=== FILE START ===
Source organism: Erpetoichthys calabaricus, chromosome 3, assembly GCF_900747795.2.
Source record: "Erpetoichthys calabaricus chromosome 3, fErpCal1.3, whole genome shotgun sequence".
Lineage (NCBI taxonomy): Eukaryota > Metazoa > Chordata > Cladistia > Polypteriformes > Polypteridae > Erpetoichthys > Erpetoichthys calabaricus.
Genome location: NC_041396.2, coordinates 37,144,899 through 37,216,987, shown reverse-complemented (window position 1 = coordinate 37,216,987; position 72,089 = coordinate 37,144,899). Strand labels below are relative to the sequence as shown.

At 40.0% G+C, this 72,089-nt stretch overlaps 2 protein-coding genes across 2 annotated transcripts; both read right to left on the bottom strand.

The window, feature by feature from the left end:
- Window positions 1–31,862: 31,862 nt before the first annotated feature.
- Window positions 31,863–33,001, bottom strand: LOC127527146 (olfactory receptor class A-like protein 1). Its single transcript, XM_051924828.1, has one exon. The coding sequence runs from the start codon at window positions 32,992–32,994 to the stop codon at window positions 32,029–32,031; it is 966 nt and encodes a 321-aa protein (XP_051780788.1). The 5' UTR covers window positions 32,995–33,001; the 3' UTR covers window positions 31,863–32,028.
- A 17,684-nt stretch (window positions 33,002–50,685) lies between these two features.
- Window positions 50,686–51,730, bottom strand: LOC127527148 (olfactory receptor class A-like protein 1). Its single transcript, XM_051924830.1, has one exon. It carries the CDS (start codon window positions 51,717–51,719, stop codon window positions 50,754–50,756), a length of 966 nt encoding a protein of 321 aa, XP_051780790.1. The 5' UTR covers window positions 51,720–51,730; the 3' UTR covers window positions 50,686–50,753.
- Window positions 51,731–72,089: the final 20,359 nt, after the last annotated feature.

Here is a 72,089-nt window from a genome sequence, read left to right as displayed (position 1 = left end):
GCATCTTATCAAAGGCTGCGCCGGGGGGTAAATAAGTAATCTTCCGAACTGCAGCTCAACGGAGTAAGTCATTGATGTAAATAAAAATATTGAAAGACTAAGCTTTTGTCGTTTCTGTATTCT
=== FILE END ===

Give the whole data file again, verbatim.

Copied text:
Source organism: Erpetoichthys calabaricus, chromosome 3, assembly GCF_900747795.2.
Source record: "Erpetoichthys calabaricus chromosome 3, fErpCal1.3, whole genome shotgun sequence".
Lineage (NCBI taxonomy): Eukaryota > Metazoa > Chordata > Cladistia > Polypteriformes > Polypteridae > Erpetoichthys > Erpetoichthys calabaricus.
Genome location: NC_041396.2, coordinates 37,144,899 through 37,216,987, shown reverse-complemented (window position 1 = coordinate 37,216,987; position 72,089 = coordinate 37,144,899). Strand labels below are relative to the sequence as shown.

At 40.0% G+C, this 72,089-nt stretch overlaps 2 protein-coding genes across 2 annotated transcripts; both read right to left on the bottom strand.

The window, feature by feature from the left end:
- Window positions 1–31,862: 31,862 nt before the first annotated feature.
- Window positions 31,863–33,001, bottom strand: LOC127527146 (olfactory receptor class A-like protein 1). Its single transcript, XM_051924828.1, has one exon. The coding sequence runs from the start codon at window positions 32,992–32,994 to the stop codon at window positions 32,029–32,031; it is 966 nt and encodes a 321-aa protein (XP_051780788.1). The 5' UTR covers window positions 32,995–33,001; the 3' UTR covers window positions 31,863–32,028.
- A 17,684-nt stretch (window positions 33,002–50,685) lies between these two features.
- Window positions 50,686–51,730, bottom strand: LOC127527148 (olfactory receptor class A-like protein 1). Its single transcript, XM_051924830.1, has one exon. It carries the CDS (start codon window positions 51,717–51,719, stop codon window positions 50,754–50,756), a length of 966 nt encoding a protein of 321 aa, XP_051780790.1. The 5' UTR covers window positions 51,720–51,730; the 3' UTR covers window positions 50,686–50,753.
- Window positions 51,731–72,089: the final 20,359 nt, after the last annotated feature.

Here is a 72,089-nt window from a genome sequence, read left to right as displayed (position 1 = left end):
GCATCTTATCAAAGGCTGCGCCGGGGGGTAAATAAGTAATCTTCCGAACTGCAGCTCAACGGAGTAAGTCATTGATGTAAATAAAAATATTGAAAGACTAAGCTTTTGTCGTTTCTGTATTCT